There’s a small triangular block right at the halfway point between Frankfort Avenue and Bardstown Road that we’re all familiar with, but likely haven’t thought a lot about as we pass by. It’s surrounded on all sides by parks, cemeteries, and natural areas, bounded by Grinstead Drive, Lexington Road, and the tiny Etley Avenue. From an urbanism point of view, this remnant piece of city forming a flatiron-shape acute angle where the two major streets cross is a challenging one for connectivity, walkability, and sense of place.
Up until now, the site—what we’ll call Cherokee Pointe for lack of another name—has been home to a hodge podge of businesses—including a car wash, a vet, a popular restaurant, and a gas station—with more than half of its space dedicated to surface parking lots. A major cash infusion from Jefferson Development Group (JDG), however, could make this site into a node that connects Clifton, Crescent Hill, and the Highlands across so many divides.
Insider Louisville first reported details of the development last Thursday, noting that JDG had invested more than $4.6 million to purchase half a dozen parcels comprising the site. The Courier-Journal followed up on Friday with news that the developer is considering up to $200 million in development on the site that could bring a mix of uses and potentially two towers.
Kevin Cogan, CEO of JDG, told the C-J the project would be built in phases and would take several years. No official plans or project renderings are available yet, as the developers plan to meet with city and neighborhood officials over the next year. He did hint at ambitious plans, however, including an 18-story condo tower and an eight-plus story apartment building tied together by sidewalk-level shops and restaurants, such as a bike shop and deli. A dry cleaners currently on the site and the popular KT’s restaurant, which is in the process of being revamped by Kevin Grangier of the Village Anchor in Anchorage, will also be part of the project. Other businesses in the area include the Harvest Moon and Game restaurants and Jim Porter’s Good Time Emporium.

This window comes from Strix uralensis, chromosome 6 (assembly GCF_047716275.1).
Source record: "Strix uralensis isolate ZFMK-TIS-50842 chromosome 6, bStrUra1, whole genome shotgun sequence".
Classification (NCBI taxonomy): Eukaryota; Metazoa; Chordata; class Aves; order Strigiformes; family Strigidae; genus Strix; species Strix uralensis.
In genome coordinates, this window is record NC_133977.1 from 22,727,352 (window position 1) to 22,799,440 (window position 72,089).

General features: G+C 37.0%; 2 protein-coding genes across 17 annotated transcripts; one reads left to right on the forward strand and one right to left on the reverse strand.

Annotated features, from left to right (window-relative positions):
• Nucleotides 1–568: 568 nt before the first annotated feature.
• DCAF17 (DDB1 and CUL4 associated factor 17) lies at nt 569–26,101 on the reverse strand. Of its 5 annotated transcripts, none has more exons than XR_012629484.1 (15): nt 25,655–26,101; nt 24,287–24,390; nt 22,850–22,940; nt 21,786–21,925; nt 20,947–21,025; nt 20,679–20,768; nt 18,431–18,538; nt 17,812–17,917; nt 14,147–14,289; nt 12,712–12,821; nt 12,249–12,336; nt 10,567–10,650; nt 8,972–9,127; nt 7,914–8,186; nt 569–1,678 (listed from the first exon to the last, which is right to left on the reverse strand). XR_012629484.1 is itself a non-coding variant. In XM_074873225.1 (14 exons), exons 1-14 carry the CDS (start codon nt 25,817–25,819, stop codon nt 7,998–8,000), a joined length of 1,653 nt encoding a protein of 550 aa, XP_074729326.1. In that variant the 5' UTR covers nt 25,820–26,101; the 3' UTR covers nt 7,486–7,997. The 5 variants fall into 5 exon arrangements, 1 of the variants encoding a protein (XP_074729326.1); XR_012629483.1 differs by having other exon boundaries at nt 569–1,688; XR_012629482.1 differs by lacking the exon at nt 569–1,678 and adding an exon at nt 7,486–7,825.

Even with scarce details, the proposal is generating a lot of attention, all the way up to Mayor Greg Fischer’s office. “We need to see the final plan, but this could be one of our city’s most dynamic projects,” Chris Poynter, the mayor’s spokesman, told the C-J.
It would, indeed, be among the city’s most impactful projects, and we’re excited to see plans develop over the coming year. As JDG re-imagines their newly acquired parcels, though, we as a city should also be re-imagining the cityscape around the site. How can we make access to the park safer for pedestrians? How can we promote biking in an area that has already begun to see investment with bike lanes on Grinstead and the Beargrass Creek Greenway picking up at the park? Can we rework the Interstate 64 interchange with Grinstead to be safer for pedestrians? Is there an opportunity to bring in more trees to help combat Louisville’s Urban Heat Island issues? These and many more questions deserve exploring.
“Everyone’s aware that it’s been a ragtag, underutilized piece of ground,” Cogan told WAVE3. “And it is one of the gateways into our city.” Let’s make sure we make this one count.